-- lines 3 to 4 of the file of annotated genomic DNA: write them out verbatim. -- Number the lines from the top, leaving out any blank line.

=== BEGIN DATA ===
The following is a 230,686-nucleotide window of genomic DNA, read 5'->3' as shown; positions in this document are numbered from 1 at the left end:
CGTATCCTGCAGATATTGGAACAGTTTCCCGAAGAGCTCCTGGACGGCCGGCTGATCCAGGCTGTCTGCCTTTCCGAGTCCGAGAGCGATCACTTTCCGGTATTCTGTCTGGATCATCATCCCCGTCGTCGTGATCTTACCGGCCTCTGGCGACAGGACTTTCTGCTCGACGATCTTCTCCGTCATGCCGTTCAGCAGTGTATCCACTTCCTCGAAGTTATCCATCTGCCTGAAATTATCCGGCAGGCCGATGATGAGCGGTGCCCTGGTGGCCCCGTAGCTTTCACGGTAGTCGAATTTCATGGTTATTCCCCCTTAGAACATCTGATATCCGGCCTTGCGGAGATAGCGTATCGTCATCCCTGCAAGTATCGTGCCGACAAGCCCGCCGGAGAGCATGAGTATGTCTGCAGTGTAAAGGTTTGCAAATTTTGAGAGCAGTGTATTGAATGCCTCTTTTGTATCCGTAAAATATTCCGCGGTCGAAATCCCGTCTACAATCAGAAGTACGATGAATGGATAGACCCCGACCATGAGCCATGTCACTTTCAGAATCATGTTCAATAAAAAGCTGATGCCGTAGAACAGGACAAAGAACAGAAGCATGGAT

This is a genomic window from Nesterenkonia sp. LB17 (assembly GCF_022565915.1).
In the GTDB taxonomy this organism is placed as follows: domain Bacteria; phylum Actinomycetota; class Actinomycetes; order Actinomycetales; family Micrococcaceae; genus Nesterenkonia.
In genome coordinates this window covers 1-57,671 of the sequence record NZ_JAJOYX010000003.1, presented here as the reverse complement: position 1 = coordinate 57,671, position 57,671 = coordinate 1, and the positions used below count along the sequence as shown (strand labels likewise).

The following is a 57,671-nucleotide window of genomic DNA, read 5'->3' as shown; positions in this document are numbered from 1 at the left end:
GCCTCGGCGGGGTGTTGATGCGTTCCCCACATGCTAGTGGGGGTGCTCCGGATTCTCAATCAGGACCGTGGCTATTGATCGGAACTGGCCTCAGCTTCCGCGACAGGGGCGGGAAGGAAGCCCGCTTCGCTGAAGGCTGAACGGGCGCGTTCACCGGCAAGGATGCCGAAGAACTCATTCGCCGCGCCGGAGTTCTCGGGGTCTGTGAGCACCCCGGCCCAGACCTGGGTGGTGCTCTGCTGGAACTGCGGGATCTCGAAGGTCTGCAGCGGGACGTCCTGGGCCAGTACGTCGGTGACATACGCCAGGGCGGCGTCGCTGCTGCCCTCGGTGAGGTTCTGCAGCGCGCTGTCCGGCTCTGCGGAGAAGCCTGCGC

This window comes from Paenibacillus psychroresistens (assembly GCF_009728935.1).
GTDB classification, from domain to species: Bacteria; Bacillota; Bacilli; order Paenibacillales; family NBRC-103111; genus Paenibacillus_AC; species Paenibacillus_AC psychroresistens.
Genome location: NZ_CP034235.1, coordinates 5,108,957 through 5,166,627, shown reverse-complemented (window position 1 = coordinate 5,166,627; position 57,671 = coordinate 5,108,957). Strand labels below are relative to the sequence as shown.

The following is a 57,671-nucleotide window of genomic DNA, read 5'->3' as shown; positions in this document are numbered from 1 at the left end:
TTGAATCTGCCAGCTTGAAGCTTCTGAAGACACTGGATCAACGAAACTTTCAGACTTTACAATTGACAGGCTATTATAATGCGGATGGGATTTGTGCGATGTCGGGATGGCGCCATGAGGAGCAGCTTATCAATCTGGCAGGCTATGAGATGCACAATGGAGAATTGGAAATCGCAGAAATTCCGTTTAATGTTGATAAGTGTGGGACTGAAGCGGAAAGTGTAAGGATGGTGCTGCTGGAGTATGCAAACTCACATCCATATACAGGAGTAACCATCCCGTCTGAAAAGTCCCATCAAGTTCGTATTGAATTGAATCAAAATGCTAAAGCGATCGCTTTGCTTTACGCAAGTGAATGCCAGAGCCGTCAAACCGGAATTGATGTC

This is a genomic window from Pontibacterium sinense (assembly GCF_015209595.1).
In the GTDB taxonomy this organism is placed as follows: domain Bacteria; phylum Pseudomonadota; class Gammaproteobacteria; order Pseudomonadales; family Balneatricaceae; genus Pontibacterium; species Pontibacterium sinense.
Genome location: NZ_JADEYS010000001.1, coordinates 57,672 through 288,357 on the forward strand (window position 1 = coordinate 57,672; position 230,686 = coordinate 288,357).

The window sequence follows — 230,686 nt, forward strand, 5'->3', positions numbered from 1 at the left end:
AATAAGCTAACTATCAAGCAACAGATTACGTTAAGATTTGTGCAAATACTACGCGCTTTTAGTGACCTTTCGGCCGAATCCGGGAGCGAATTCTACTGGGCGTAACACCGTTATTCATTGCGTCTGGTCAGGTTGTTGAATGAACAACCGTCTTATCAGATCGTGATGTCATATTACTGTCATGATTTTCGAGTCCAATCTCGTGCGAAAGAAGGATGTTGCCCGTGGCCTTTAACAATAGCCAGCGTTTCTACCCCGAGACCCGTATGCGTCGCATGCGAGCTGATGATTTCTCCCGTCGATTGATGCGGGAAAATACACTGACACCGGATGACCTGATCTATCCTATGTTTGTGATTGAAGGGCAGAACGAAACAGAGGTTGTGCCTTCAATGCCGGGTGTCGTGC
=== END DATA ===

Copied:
This is a genomic window from Nesterenkonia sp. LB17 (assembly GCF_022565915.1).
In the GTDB taxonomy this organism is placed as follows: domain Bacteria; phylum Actinomycetota; class Actinomycetes; order Actinomycetales; family Micrococcaceae; genus Nesterenkonia.